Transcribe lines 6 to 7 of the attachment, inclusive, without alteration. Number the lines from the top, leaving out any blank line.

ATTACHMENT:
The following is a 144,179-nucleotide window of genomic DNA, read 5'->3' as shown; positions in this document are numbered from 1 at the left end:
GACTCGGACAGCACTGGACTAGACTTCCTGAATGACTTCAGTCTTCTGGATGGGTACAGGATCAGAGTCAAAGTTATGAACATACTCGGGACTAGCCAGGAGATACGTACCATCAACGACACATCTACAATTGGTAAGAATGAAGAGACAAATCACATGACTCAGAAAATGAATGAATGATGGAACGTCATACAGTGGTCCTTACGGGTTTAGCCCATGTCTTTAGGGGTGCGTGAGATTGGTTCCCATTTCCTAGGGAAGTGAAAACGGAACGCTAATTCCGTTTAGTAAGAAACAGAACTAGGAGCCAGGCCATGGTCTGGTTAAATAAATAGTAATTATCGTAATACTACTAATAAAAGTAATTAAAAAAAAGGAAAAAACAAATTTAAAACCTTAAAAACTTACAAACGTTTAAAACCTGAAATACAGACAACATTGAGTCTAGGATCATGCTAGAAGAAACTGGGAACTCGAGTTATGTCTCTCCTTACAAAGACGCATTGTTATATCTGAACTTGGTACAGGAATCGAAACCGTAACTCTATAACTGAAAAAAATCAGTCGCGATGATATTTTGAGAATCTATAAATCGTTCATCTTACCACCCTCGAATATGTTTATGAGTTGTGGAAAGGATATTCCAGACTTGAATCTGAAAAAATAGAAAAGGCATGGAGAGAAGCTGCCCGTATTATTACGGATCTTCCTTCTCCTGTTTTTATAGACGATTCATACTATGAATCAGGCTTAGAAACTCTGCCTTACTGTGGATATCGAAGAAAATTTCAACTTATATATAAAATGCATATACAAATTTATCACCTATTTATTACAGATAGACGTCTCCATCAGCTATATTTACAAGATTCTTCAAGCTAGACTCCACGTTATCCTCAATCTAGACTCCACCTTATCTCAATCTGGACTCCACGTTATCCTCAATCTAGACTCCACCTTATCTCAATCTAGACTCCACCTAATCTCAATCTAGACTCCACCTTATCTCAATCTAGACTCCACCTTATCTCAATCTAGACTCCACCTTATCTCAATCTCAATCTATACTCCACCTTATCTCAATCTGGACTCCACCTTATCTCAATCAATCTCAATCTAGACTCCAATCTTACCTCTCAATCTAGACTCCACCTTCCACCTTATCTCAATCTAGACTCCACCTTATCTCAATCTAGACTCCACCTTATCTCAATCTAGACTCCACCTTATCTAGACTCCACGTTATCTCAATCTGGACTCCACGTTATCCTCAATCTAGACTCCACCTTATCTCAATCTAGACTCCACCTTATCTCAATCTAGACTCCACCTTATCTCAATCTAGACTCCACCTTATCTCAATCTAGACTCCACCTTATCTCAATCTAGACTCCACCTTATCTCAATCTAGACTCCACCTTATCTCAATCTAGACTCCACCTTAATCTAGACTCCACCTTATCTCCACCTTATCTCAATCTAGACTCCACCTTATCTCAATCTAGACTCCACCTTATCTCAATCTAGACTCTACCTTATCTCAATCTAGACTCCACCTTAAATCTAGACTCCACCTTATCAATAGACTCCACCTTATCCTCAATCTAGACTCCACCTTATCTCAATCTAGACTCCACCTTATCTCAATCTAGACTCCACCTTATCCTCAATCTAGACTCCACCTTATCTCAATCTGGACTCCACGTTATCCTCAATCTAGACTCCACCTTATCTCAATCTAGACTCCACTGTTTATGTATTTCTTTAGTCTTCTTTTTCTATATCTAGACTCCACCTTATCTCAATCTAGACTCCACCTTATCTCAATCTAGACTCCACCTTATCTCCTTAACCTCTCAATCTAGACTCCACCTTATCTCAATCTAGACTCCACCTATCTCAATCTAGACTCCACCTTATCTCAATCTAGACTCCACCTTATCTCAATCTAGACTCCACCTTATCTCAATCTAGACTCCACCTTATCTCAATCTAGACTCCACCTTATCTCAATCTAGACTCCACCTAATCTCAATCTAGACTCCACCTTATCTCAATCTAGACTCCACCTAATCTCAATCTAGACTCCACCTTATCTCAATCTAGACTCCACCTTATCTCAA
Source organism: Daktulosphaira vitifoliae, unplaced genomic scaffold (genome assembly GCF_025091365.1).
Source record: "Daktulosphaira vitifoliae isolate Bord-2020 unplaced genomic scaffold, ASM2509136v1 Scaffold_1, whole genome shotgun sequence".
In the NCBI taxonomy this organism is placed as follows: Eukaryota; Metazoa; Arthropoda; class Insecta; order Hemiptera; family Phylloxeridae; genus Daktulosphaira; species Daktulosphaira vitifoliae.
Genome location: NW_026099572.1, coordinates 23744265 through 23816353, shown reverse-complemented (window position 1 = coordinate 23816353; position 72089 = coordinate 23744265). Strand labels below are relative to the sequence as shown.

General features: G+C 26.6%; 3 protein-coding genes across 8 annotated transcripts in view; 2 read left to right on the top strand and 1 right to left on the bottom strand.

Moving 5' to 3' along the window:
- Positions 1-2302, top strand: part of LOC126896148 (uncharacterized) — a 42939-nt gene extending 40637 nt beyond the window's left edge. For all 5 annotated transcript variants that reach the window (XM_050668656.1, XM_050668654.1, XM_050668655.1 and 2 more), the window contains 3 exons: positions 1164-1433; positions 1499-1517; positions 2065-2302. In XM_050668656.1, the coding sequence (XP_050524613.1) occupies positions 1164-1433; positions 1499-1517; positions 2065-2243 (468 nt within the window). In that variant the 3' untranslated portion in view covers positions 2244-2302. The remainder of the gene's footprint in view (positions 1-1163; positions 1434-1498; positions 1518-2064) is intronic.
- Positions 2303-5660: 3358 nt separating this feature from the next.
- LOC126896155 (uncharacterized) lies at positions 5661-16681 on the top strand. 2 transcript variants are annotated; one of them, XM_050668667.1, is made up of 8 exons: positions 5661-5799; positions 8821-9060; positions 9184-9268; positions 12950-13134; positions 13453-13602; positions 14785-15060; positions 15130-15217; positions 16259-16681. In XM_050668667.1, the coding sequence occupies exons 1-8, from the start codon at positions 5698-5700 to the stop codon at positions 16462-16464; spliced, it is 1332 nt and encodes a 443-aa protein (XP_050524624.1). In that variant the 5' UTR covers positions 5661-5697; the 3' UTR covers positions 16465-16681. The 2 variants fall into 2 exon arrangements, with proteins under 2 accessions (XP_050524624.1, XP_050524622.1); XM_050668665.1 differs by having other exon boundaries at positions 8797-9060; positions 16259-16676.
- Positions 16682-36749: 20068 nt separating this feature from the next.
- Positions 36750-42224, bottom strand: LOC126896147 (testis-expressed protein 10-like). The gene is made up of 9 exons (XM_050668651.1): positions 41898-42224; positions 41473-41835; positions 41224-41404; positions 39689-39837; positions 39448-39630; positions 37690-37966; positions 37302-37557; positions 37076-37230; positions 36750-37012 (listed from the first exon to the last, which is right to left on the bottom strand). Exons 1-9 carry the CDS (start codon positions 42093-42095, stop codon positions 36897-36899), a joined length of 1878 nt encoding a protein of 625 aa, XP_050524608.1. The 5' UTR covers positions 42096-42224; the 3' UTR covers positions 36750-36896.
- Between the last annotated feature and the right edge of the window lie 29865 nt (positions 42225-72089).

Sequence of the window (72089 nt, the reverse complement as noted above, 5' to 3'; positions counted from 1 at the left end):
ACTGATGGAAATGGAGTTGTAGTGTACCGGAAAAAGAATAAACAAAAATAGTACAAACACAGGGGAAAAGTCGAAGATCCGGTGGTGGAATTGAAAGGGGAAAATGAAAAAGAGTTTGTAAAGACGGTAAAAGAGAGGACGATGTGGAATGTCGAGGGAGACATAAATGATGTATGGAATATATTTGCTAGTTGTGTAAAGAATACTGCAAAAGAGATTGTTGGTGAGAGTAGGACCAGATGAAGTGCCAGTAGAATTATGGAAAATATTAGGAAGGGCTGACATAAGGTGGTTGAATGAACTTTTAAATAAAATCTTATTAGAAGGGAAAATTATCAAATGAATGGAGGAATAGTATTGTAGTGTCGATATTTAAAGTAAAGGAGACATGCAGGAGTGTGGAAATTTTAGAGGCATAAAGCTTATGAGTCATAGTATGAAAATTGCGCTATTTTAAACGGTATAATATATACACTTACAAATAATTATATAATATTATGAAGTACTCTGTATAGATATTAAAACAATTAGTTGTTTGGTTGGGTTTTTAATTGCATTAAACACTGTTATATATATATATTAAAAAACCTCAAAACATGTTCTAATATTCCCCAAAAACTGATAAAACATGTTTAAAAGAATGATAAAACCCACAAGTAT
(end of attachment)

Genome location: NW_026099572.1, coordinates 23744265 through 23816353, shown reverse-complemented (window position 1 = coordinate 23816353; position 72089 = coordinate 23744265). Strand labels below are relative to the sequence as shown.

General features: G+C 26.6%; 3 protein-coding genes across 8 annotated transcripts in view; 2 read left to right on the top strand and 1 right to left on the bottom strand.